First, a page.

The NUJ has welcomed the terms of Lord Justice Leveson's inquiry into media behaviour and called for tough penalties for organisations that break the union's code of conduct.
The union says it offers the opportunity to create a serious regulatory body across the media which would work to uphold ethical standards and guarantee protection for journalists determined to abide by the NUJ code of conduct.
The self-regulatory body should provide for serious penalties for media organisations which break the code, said NUJ general secretary Michelle Stanistreet (top), as well as offering a reliable mechanism to deal with complaints from the public.
“Central to the development of an ethical environment for modern journalism must be a guarantee that journalists who uphold professional standards will be protected against management pressure to chase circulation by behaving unethically,” she said.
“No journalist should be threatened with the sack for standing up for quality journalism. The Murdoch scandal has created circumstances in which the media, journalists, and society as a whole can now move forward and design a new model of self-regulation which serves the interests of the public and the media industry in an honourable way.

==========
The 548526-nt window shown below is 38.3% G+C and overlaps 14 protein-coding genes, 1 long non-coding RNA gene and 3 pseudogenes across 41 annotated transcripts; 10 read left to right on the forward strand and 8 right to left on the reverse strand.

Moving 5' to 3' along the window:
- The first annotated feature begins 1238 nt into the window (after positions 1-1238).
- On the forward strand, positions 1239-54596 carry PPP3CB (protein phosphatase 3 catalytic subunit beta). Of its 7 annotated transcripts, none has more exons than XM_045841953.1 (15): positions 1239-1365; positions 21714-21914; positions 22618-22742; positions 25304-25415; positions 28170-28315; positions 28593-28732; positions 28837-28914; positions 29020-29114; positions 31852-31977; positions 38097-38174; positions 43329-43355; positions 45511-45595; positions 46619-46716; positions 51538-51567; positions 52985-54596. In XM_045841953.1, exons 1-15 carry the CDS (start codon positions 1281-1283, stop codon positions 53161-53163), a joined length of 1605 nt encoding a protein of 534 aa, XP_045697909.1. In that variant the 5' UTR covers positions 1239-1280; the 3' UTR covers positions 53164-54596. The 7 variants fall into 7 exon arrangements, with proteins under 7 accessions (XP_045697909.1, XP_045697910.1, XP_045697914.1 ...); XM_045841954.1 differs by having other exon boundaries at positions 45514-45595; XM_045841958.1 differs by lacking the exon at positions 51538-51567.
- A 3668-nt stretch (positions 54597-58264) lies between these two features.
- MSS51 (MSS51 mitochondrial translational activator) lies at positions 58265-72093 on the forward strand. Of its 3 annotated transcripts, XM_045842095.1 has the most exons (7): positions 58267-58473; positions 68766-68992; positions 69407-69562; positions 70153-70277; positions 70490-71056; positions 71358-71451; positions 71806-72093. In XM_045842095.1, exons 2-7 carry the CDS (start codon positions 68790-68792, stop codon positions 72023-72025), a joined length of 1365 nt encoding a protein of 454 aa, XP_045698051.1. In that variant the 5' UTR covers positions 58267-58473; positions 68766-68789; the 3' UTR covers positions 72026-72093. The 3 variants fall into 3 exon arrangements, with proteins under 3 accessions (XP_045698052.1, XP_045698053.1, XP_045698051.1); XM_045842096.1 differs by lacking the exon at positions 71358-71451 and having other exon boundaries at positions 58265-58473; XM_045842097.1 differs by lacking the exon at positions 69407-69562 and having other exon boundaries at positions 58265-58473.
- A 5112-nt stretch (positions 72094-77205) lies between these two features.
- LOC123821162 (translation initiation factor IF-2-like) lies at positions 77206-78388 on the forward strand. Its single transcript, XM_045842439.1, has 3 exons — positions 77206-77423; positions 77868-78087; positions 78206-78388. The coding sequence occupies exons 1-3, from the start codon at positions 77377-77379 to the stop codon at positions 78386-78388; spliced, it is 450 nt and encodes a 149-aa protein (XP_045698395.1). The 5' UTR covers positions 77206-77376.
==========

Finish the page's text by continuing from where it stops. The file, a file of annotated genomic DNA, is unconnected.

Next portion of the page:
“The Leveson inquiry must also address the issue of media ownership across the entire newspaper industry. The NUJ has drawn attention to the damage being done by media giants who have swallowed up and asset-stripped so many of our local and regional newspapers. The damage done to the quality of local journalism, as jobs are axed and content compromised, is a threat to democracy as well as a disservice to loyal local readers."
The remit of the Leveson inquiry will include broadcasting and social media. Two of the six people working with Lord Justice Levenson are journalists, the former political editor of Channel 4 News, Elinor Goodman, and the former political editor of the Daily Telegraph, George Jones.
The others are the former Ofcom director David Currie, Liberty director Shami Chakrabarti, Sir David Bell, the former chairman of the Financial Times, and Sir Paul Scott-Lee, a former police chief.
The NUJ has already revived its call for a "conscience clause" which would protect journalists from the sack if they refused to do unethical journalism in breach of the code of conduct.
Pic Jon Slattery